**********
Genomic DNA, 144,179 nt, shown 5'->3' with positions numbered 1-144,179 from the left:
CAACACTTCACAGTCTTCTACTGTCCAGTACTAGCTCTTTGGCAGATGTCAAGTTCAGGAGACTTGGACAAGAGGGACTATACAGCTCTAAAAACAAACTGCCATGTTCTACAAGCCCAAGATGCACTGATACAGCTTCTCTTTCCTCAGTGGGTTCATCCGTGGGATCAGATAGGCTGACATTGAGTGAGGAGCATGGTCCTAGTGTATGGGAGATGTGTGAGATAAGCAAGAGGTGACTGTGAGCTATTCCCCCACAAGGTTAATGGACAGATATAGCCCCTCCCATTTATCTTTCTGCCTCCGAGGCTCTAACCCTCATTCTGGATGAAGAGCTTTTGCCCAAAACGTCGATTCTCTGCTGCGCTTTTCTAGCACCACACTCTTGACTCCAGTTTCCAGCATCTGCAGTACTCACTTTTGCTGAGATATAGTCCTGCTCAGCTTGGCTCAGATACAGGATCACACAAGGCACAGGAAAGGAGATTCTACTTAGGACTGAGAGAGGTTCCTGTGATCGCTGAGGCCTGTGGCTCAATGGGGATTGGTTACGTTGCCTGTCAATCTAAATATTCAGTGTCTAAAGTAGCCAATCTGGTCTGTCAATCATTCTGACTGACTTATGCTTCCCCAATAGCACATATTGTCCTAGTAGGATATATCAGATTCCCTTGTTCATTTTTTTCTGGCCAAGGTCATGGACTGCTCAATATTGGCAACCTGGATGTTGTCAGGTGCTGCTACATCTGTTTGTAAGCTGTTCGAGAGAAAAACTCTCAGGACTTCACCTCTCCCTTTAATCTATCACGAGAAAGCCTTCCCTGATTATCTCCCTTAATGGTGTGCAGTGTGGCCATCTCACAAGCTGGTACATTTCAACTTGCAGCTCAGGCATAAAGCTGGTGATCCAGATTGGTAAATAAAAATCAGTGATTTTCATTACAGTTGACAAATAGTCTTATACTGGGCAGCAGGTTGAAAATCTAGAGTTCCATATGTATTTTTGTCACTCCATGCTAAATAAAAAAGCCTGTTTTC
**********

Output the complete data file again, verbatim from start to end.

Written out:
Genomic DNA, 144,179 nt, shown 5'->3' with positions numbered 1-144,179 from the left:
CAACACTTCACAGTCTTCTACTGTCCAGTACTAGCTCTTTGGCAGATGTCAAGTTCAGGAGACTTGGACAAGAGGGACTATACAGCTCTAAAAACAAACTGCCATGTTCTACAAGCCCAAGATGCACTGATACAGCTTCTCTTTCCTCAGTGGGTTCATCCGTGGGATCAGATAGGCTGACATTGAGTGAGGAGCATGGTCCTAGTGTATGGGAGATGTGTGAGATAAGCAAGAGGTGACTGTGAGCTATTCCCCCACAAGGTTAATGGACAGATATAGCCCCTCCCATTTATCTTTCTGCCTCCGAGGCTCTAACCCTCATTCTGGATGAAGAGCTTTTGCCCAAAACGTCGATTCTCTGCTGCGCTTTTCTAGCACCACACTCTTGACTCCAGTTTCCAGCATCTGCAGTACTCACTTTTGCTGAGATATAGTCCTGCTCAGCTTGGCTCAGATACAGGATCACACAAGGCACAGGAAAGGAGATTCTACTTAGGACTGAGAGAGGTTCCTGTGATCGCTGAGGCCTGTGGCTCAATGGGGATTGGTTACGTTGCCTGTCAATCTAAATATTCAGTGTCTAAAGTAGCCAATCTGGTCTGTCAATCATTCTGACTGACTTATGCTTCCCCAATAGCACATATTGTCCTAGTAGGATATATCAGATTCCCTTGTTCATTTTTTTCTGGCCAAGGTCATGGACTGCTCAATATTGGCAACCTGGATGTTGTCAGGTGCTGCTACATCTGTTTGTAAGCTGTTCGAGAGAAAAACTCTCAGGACTTCACCTCTCCCTTTAATCTATCACGAGAAAGCCTTCCCTGATTATCTCCCTTAATGGTGTGCAGTGTGGCCATCTCACAAGCTGGTACATTTCAACTTGCAGCTCAGGCATAAAGCTGGTGATCCAGATTGGTAAATAAAAATCAGTGATTTTCATTACAGTTGACAAATAGTCTTATACTGGGCAGCAGGTTGAAAATCTAGAGTTCCATATGTATTTTTGTCACTCCATGCTAAATAAAAAAGCCTGTTTTC